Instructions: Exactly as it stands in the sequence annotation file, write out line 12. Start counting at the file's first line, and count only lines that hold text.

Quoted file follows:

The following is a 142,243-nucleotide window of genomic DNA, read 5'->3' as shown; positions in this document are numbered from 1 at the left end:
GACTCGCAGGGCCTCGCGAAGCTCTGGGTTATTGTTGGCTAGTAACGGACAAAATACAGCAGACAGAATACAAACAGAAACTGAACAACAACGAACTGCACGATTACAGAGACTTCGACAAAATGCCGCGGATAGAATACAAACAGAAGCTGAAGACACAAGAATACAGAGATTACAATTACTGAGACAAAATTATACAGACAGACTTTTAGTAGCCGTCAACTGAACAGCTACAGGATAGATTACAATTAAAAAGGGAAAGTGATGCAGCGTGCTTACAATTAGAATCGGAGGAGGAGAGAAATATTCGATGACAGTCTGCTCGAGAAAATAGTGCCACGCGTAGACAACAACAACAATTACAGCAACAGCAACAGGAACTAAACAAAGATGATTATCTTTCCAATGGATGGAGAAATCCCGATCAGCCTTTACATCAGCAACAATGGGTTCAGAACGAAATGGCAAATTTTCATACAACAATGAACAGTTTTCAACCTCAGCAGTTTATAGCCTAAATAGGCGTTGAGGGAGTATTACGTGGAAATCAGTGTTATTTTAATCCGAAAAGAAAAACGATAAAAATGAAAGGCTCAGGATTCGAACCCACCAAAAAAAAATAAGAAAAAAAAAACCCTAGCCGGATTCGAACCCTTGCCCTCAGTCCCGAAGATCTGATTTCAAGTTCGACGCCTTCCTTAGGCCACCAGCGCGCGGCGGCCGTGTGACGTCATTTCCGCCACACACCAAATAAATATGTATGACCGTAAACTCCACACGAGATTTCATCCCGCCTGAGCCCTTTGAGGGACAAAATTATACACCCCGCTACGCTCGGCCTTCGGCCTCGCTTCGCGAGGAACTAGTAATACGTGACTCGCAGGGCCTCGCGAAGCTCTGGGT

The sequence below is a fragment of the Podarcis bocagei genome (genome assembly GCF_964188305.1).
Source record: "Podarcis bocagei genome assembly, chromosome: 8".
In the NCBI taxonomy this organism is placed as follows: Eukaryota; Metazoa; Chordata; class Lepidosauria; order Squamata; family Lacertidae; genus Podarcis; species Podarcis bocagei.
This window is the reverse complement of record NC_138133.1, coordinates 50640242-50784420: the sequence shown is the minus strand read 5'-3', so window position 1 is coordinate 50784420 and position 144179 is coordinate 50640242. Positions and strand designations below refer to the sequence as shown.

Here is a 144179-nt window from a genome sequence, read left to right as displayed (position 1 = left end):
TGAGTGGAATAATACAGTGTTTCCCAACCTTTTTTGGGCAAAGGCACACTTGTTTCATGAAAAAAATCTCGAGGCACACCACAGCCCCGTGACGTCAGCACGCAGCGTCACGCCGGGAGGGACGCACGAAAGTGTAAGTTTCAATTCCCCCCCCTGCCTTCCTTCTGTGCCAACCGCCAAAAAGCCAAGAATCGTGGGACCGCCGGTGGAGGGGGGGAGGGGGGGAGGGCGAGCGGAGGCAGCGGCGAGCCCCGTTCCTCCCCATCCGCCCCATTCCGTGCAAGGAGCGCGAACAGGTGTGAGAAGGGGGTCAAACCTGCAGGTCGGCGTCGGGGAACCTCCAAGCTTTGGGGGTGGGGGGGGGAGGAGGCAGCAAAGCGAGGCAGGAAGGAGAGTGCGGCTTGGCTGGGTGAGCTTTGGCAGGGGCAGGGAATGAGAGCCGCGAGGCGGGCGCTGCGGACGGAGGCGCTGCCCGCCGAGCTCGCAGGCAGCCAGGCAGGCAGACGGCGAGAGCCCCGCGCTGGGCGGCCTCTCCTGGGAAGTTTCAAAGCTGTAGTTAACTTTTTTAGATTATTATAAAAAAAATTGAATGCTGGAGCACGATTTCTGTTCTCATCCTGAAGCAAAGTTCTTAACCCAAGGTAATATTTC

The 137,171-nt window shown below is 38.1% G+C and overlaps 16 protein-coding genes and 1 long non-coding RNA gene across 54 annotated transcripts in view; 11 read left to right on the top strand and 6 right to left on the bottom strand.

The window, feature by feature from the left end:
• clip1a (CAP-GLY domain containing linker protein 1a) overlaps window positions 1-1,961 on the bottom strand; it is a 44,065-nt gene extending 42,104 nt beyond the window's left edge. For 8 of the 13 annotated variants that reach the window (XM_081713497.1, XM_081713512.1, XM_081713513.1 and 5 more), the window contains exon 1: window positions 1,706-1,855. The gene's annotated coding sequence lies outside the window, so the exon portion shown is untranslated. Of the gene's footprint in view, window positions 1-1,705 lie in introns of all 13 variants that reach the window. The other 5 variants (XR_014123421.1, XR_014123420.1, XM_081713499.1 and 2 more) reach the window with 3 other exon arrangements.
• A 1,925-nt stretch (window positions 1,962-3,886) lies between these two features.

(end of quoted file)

• A 1,925-nt stretch (window positions 1,962-3,886) lies between these two features.